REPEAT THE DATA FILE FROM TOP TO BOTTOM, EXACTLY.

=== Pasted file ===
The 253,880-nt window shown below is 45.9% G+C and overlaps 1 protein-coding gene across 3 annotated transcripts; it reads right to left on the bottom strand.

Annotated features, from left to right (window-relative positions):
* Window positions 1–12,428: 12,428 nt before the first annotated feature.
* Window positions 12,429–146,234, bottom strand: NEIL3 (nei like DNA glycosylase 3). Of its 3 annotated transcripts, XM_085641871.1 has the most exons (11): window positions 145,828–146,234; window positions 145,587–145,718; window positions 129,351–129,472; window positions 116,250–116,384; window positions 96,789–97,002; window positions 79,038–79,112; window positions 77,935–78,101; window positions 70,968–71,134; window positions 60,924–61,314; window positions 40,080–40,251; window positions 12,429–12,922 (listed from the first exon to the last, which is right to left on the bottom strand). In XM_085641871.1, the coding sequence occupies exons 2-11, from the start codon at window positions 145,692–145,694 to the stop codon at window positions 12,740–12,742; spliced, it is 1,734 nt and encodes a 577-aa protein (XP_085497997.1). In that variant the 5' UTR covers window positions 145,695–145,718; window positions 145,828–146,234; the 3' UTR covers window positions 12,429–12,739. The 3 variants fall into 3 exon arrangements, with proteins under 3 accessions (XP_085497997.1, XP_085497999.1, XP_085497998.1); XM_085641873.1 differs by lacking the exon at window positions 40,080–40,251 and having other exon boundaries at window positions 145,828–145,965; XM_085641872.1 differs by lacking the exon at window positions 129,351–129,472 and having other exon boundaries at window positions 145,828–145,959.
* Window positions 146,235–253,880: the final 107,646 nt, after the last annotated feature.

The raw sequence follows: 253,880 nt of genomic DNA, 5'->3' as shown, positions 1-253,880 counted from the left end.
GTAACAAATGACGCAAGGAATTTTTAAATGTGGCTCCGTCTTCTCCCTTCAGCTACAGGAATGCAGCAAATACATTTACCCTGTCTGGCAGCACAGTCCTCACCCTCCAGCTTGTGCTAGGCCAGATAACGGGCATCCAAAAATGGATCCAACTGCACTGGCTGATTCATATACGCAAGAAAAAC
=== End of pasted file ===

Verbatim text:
The 253,880-nt window shown below is 45.9% G+C and overlaps 1 protein-coding gene across 3 annotated transcripts; it reads right to left on the bottom strand.

Annotated features, from left to right (window-relative positions):
* Window positions 1–12,428: 12,428 nt before the first annotated feature.
* Window positions 12,429–146,234, bottom strand: NEIL3 (nei like DNA glycosylase 3). Of its 3 annotated transcripts, XM_085641871.1 has the most exons (11): window positions 145,828–146,234; window positions 145,587–145,718; window positions 129,351–129,472; window positions 116,250–116,384; window positions 96,789–97,002; window positions 79,038–79,112; window positions 77,935–78,101; window positions 70,968–71,134; window positions 60,924–61,314; window positions 40,080–40,251; window positions 12,429–12,922 (listed from the first exon to the last, which is right to left on the bottom strand). In XM_085641871.1, the coding sequence occupies exons 2-11, from the start codon at window positions 145,692–145,694 to the stop codon at window positions 12,740–12,742; spliced, it is 1,734 nt and encodes a 577-aa protein (XP_085497997.1). In that variant the 5' UTR covers window positions 145,695–145,718; window positions 145,828–146,234; the 3' UTR covers window positions 12,429–12,739. The 3 variants fall into 3 exon arrangements, with proteins under 3 accessions (XP_085497997.1, XP_085497999.1, XP_085497998.1); XM_085641873.1 differs by lacking the exon at window positions 40,080–40,251 and having other exon boundaries at window positions 145,828–145,965; XM_085641872.1 differs by lacking the exon at window positions 129,351–129,472 and having other exon boundaries at window positions 145,828–145,959.
* Window positions 146,235–253,880: the final 107,646 nt, after the last annotated feature.

The raw sequence follows: 253,880 nt of genomic DNA, 5'->3' as shown, positions 1-253,880 counted from the left end.
GTAACAAATGACGCAAGGAATTTTTAAATGTGGCTCCGTCTTCTCCCTTCAGCTACAGGAATGCAGCAAATACATTTACCCTGTCTGGCAGCACAGTCCTCACCCTCCAGCTTGTGCTAGGCCAGATAACGGGCATCCAAAAATGGATCCAACTGCACTGGCTGATTCATATACGCAAGAAAAAC